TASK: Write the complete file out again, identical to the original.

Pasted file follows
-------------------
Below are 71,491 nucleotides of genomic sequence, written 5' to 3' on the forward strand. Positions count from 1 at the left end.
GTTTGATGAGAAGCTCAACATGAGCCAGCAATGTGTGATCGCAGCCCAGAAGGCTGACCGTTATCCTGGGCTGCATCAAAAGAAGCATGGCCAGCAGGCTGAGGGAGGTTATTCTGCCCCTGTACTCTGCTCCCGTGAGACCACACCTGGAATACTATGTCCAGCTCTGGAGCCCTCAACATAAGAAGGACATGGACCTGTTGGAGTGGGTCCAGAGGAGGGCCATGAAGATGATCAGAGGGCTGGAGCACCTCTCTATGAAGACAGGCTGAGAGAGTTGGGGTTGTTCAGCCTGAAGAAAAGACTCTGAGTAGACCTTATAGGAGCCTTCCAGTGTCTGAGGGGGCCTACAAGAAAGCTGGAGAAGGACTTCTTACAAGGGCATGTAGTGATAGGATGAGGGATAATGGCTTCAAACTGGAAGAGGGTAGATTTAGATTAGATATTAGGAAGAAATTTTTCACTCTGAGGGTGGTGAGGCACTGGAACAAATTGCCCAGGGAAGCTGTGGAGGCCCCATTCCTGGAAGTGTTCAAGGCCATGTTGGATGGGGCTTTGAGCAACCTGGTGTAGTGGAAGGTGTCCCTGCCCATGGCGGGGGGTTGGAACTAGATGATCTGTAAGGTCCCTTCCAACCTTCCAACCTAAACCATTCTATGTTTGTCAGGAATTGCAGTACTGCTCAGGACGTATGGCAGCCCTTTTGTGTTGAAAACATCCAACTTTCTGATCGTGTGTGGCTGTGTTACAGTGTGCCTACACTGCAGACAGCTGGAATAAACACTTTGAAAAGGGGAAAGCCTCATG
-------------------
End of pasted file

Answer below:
Below are 71,491 nucleotides of genomic sequence, written 5' to 3' on the forward strand. Positions count from 1 at the left end.
GTTTGATGAGAAGCTCAACATGAGCCAGCAATGTGTGATCGCAGCCCAGAAGGCTGACCGTTATCCTGGGCTGCATCAAAAGAAGCATGGCCAGCAGGCTGAGGGAGGTTATTCTGCCCCTGTACTCTGCTCCCGTGAGACCACACCTGGAATACTATGTCCAGCTCTGGAGCCCTCAACATAAGAAGGACATGGACCTGTTGGAGTGGGTCCAGAGGAGGGCCATGAAGATGATCAGAGGGCTGGAGCACCTCTCTATGAAGACAGGCTGAGAGAGTTGGGGTTGTTCAGCCTGAAGAAAAGACTCTGAGTAGACCTTATAGGAGCCTTCCAGTGTCTGAGGGGGCCTACAAGAAAGCTGGAGAAGGACTTCTTACAAGGGCATGTAGTGATAGGATGAGGGATAATGGCTTCAAACTGGAAGAGGGTAGATTTAGATTAGATATTAGGAAGAAATTTTTCACTCTGAGGGTGGTGAGGCACTGGAACAAATTGCCCAGGGAAGCTGTGGAGGCCCCATTCCTGGAAGTGTTCAAGGCCATGTTGGATGGGGCTTTGAGCAACCTGGTGTAGTGGAAGGTGTCCCTGCCCATGGCGGGGGGTTGGAACTAGATGATCTGTAAGGTCCCTTCCAACCTTCCAACCTAAACCATTCTATGTTTGTCAGGAATTGCAGTACTGCTCAGGACGTATGGCAGCCCTTTTGTGTTGAAAACATCCAACTTTCTGATCGTGTGTGGCTGTGTTACAGTGTGCCTACACTGCAGACAGCTGGAATAAACACTTTGAAAAGGGGAAAGCCTCATG